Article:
Glacier Front Positions
Approximately half of the total ice mass lost every year from the Greenland Ice Sheet is discharged into the sea as icebergs through marine-terminating outlet glaciers, while the other half runs off as melt water.
On this map, you can click on twenty major outlet glaciers and see the most recently available satellite image. The key information in the picture is the position of the glacier front. On each satellite image, the positions of the glacier at the end of the melting season in September (“terminus”) are shown for the year 2000 (marked with a red line) and for the mid-1980s (marked with a green line).
In this example of a satellite image, you can see how the glacier front has retreated from its position in the 1980s to that in the year 2000, and retreated even further until now. The glacier fronts are marked with blue the frame.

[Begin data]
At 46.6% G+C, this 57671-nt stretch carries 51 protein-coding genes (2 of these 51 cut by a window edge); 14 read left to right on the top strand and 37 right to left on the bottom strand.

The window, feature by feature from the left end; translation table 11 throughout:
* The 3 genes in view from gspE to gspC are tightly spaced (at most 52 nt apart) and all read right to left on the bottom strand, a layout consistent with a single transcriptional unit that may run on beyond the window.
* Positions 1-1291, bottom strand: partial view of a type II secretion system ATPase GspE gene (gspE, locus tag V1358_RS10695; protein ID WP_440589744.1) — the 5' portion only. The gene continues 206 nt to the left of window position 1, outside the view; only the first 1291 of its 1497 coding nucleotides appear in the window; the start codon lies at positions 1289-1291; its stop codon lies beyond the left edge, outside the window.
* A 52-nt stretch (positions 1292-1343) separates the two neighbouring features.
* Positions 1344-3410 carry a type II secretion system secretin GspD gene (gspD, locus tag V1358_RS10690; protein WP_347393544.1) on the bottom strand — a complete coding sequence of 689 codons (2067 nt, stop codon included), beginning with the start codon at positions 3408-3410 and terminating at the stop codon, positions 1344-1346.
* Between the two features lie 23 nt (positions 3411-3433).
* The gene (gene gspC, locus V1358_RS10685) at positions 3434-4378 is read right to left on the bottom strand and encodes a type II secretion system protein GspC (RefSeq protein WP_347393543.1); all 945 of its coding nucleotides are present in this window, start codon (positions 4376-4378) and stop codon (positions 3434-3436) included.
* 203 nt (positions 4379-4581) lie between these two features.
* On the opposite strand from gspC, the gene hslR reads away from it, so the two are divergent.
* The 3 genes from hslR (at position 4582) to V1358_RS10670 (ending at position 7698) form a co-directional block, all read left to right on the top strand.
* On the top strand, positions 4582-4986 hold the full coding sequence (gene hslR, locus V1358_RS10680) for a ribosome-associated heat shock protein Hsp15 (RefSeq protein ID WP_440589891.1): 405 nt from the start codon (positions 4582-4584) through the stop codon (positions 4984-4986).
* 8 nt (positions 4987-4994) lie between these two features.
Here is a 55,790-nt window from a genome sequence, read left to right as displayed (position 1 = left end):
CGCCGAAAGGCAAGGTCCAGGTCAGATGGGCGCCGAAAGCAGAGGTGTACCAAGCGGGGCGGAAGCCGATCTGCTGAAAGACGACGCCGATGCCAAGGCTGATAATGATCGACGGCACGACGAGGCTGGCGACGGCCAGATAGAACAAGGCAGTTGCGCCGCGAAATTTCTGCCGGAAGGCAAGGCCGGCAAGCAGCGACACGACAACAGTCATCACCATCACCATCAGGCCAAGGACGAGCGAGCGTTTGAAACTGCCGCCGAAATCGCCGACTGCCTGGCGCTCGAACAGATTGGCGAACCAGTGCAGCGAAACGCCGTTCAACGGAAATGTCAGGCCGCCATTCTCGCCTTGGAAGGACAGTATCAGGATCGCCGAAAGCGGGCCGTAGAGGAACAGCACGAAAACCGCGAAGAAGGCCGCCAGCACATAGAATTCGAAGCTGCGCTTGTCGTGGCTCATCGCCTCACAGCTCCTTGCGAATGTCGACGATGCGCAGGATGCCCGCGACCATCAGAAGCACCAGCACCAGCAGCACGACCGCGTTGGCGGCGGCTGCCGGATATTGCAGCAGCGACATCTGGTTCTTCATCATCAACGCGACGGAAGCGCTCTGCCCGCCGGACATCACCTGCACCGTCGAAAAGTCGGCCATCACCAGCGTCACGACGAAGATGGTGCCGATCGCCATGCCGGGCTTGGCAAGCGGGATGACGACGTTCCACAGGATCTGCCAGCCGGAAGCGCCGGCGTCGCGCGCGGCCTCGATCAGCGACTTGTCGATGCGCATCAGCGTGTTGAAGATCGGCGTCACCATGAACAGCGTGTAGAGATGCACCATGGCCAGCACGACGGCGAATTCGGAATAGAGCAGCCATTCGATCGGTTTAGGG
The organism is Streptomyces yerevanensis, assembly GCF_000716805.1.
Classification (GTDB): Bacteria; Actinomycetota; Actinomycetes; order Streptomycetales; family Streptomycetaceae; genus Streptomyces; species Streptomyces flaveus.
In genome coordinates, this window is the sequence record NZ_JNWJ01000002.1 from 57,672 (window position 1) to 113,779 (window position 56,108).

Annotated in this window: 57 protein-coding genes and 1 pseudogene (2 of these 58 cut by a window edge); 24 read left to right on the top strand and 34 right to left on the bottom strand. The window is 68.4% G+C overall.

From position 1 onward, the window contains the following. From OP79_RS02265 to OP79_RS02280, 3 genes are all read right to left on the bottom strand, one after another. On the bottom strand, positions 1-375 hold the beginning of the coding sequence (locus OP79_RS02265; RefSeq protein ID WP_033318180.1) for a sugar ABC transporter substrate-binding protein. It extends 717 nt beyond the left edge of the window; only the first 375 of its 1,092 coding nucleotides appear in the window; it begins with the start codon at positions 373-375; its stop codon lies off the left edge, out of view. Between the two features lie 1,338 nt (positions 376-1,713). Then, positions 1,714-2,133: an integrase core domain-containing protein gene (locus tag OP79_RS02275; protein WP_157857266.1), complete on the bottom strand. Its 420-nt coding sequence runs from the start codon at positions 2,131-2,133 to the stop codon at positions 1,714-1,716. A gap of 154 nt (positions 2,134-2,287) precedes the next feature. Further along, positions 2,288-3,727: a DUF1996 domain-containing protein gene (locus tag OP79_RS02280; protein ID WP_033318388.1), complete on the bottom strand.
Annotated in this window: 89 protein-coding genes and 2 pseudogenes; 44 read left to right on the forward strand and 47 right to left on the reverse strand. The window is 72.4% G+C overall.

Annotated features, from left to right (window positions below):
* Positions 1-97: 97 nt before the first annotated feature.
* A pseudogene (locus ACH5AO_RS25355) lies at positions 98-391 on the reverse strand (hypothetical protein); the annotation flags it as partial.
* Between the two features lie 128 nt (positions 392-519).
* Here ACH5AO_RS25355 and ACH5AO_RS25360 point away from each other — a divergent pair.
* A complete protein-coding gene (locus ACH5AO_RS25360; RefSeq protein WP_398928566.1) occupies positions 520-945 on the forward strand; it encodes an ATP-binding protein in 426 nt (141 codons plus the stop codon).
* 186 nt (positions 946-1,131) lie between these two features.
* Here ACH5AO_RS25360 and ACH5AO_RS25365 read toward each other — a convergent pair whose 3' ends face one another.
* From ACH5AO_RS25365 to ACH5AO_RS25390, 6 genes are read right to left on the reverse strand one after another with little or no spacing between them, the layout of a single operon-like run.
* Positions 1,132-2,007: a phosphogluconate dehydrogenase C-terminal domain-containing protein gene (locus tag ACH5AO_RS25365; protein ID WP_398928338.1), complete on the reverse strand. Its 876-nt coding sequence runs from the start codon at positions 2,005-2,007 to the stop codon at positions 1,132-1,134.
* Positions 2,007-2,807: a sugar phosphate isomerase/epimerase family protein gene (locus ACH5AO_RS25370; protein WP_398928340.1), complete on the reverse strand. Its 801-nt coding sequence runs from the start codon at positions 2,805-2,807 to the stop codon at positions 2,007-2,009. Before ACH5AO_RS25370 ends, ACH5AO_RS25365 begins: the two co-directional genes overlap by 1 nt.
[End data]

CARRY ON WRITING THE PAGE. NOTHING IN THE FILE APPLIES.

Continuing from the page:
All satellite images displayed are from the Landsat 5, Landsat 7 and Landsat 8 satellites. The ground resolution of the original images is 30 m x 30 m, rescaled here to obtain a suitable image size over the areas of interest. Updates follow the availability of new images and are more frequent for major outlet glaciers; however, at times cloud cover will obstruct the view. The original Landsat data are available from the U.S. Geological Survey. The overlays of the positions of the glacier terminus are based on Citterio and Ahlstrøm (2013) and by Howat et al. (2014) processed at GEUS by Filippo Calí Quaglia.
Clicking on the green box shows measurements of ice velocity of Jakobshavn Glacier fra Sentinel-1 satellites.
Monitoring of glacier margin positions is a component of PROMICE, the Danish Programme for Monitoring of the Greenland Ice Sheet.
Reprocessing of older archived data is progressing, so the displayed historical series is gradually extending back in time.